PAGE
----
The “Ten Types-One People” multiracial beauty contest was launched in 1955 in Jamaica, then a British colony on the cusp of independence. Jamaican nationalists designed “Ten Types” as a central part of the “Jamaica 300” tercentenary celebrations, the colony's first foray into imagining modern Jamaicanness as a national event. The contest comprised ten separate competitions, each of which represented a category for a particular skin tone, including “Miss Apple Blossom,” “Miss Allspice,” and “Miss Ebony.” “Ten Types” privileged a brown visualization of Jamaicanness, and revealed brown femininity as central to a new iconography of modern Jamaica. “Miss Ebony,” the category for dark-complected women, won particular public attention, for it allegorized the desirable transformation of the mass of black Jamaica into a refined modern citizenry. The “Ten Types” beauty contest provides an opportunity to examine the spectacle of the racialized female body in the construction of a multiracial modern Jamaican identity.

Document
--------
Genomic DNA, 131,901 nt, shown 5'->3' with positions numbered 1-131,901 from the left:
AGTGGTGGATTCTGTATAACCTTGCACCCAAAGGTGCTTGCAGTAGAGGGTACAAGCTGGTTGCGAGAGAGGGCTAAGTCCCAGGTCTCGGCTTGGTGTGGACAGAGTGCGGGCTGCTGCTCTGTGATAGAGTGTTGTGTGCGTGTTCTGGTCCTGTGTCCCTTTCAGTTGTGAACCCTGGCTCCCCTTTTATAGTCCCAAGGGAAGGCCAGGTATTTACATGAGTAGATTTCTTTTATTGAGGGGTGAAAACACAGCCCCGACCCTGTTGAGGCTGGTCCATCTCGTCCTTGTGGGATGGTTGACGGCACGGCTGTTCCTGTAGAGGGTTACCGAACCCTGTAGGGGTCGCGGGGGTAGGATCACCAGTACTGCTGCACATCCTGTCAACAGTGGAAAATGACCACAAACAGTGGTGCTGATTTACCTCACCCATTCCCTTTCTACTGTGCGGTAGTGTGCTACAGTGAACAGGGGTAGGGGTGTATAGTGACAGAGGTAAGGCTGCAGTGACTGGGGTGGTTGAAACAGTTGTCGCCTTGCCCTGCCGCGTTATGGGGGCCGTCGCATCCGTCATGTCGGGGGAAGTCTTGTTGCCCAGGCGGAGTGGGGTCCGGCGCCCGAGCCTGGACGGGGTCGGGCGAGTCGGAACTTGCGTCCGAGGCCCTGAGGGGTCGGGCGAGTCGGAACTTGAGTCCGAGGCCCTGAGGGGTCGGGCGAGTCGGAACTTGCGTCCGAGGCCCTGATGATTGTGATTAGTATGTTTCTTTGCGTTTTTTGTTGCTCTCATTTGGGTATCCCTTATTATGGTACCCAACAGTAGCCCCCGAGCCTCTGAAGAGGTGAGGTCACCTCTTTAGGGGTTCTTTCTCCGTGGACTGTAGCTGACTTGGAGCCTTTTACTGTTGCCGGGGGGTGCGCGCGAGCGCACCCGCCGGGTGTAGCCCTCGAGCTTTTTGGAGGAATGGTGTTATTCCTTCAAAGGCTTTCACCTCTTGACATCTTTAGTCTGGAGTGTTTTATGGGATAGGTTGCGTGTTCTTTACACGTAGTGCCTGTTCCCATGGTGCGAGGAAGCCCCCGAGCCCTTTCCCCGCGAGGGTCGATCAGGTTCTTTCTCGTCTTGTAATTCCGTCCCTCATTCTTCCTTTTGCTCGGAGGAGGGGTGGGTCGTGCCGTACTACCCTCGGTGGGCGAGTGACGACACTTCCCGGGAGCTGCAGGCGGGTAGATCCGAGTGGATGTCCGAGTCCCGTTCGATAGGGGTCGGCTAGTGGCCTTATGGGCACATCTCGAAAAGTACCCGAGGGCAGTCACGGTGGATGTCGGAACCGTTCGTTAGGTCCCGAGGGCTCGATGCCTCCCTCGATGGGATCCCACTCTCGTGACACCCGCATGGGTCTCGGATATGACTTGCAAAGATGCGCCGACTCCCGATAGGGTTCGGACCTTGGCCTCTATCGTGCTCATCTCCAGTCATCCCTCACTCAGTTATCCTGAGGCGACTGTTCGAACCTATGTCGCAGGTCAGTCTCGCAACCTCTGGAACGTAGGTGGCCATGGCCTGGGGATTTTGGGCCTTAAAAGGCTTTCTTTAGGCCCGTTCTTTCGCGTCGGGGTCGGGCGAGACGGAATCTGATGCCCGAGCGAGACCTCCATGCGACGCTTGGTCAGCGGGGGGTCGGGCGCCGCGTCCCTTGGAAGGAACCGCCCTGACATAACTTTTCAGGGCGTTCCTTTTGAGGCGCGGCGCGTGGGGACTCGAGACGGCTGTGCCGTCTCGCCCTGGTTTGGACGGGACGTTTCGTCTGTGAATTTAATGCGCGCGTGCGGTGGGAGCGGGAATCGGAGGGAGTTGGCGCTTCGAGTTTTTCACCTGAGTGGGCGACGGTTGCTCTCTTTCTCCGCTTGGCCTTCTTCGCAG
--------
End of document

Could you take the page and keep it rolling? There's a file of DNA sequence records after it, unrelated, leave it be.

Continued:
“Glorifying the Jamaican Girl”: The “Ten Types One People” Beauty Contest, Racialized Femininities, and Jamaican Nationalism
Rochelle Rowe; “Glorifying the Jamaican Girl”: The “Ten Types One People” Beauty Contest, Racialized Femininities, and Jamaican Nationalism. Radical History Review 1 January 2009; 2009 (103): 36–58. doi: https://doi.org/10.1215/01636545-2008-039
Download citation file: